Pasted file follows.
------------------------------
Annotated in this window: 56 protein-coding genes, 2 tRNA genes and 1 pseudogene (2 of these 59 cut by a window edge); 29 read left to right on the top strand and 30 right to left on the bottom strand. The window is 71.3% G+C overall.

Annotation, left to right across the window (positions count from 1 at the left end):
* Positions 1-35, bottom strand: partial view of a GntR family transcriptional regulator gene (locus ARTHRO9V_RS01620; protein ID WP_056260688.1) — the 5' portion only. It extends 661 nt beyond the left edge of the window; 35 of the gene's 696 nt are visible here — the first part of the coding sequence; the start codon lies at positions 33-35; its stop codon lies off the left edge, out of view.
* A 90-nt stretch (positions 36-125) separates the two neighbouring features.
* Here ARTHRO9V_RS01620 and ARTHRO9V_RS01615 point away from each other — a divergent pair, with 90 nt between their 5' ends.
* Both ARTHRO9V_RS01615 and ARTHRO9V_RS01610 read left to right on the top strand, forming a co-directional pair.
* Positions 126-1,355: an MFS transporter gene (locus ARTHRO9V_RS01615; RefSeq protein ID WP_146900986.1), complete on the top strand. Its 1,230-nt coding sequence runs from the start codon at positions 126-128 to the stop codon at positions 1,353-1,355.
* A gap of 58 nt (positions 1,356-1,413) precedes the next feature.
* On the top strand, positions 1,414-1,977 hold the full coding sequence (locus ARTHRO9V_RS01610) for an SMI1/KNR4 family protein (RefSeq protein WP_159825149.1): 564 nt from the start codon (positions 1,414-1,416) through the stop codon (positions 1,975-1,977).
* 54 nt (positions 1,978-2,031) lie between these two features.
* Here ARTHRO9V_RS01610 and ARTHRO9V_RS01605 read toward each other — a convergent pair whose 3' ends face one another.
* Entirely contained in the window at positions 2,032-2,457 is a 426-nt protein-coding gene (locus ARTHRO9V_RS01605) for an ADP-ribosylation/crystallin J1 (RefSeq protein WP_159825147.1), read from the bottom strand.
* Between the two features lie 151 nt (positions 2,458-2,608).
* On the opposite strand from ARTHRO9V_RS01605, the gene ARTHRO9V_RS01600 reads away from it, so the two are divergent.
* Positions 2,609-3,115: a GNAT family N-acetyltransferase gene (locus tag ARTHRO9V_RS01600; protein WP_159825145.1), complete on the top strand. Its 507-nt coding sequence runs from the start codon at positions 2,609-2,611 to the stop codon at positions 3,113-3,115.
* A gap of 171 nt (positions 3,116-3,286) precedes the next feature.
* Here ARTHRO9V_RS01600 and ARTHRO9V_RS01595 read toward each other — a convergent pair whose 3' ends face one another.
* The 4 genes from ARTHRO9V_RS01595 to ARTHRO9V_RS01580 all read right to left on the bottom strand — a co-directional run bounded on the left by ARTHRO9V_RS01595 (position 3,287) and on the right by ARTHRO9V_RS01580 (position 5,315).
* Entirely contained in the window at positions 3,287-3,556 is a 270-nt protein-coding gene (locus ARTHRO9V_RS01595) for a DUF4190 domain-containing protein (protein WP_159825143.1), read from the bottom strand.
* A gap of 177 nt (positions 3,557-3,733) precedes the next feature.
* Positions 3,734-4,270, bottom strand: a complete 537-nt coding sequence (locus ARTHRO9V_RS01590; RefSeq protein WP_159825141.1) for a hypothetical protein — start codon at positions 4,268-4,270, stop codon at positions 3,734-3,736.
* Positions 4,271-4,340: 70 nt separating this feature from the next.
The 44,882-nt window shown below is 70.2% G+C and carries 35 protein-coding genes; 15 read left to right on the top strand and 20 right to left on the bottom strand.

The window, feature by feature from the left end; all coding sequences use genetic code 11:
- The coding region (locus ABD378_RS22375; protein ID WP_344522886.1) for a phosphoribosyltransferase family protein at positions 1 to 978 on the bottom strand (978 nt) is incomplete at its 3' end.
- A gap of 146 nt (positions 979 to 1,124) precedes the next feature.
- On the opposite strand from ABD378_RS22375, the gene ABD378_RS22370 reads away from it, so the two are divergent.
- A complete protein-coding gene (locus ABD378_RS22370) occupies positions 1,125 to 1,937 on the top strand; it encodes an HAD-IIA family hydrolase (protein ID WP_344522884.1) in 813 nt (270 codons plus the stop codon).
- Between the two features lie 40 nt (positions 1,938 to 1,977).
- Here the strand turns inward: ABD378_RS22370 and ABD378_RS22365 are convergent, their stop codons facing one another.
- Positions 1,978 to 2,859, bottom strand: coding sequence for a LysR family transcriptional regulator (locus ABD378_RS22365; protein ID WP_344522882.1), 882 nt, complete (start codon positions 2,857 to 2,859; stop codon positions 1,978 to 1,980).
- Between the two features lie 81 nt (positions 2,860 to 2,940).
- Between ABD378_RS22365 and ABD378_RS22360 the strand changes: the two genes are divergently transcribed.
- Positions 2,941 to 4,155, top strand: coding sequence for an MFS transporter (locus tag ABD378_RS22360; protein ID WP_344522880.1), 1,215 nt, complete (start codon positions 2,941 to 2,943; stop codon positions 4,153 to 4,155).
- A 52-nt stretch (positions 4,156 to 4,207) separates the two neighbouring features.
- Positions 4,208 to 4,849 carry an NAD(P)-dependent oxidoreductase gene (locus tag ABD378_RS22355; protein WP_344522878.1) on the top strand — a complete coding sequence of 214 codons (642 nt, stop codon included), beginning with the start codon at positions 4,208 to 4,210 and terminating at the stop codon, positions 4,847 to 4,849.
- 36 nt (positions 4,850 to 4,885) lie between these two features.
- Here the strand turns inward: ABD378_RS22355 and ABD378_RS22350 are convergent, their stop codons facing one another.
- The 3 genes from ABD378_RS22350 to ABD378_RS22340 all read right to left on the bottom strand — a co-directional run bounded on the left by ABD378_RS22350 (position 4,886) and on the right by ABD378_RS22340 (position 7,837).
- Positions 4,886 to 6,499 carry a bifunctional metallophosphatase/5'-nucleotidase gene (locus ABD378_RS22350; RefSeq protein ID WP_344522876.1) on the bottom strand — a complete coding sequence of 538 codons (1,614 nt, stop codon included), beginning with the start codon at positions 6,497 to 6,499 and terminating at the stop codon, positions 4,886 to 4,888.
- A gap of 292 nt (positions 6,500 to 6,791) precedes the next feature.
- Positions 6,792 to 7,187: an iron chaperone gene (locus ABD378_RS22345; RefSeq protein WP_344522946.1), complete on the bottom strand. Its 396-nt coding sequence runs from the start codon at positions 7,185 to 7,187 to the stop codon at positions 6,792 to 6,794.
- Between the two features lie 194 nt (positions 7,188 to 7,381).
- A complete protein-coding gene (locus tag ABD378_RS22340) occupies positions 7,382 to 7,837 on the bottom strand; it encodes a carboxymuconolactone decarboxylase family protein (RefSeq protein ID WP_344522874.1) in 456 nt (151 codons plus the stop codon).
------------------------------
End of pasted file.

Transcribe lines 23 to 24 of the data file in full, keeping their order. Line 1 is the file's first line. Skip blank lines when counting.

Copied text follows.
The 44,882-nt window shown below is 70.2% G+C and carries 35 protein-coding genes; 15 read left to right on the top strand and 20 right to left on the bottom strand.

The window, feature by feature from the left end; all coding sequences use genetic code 11: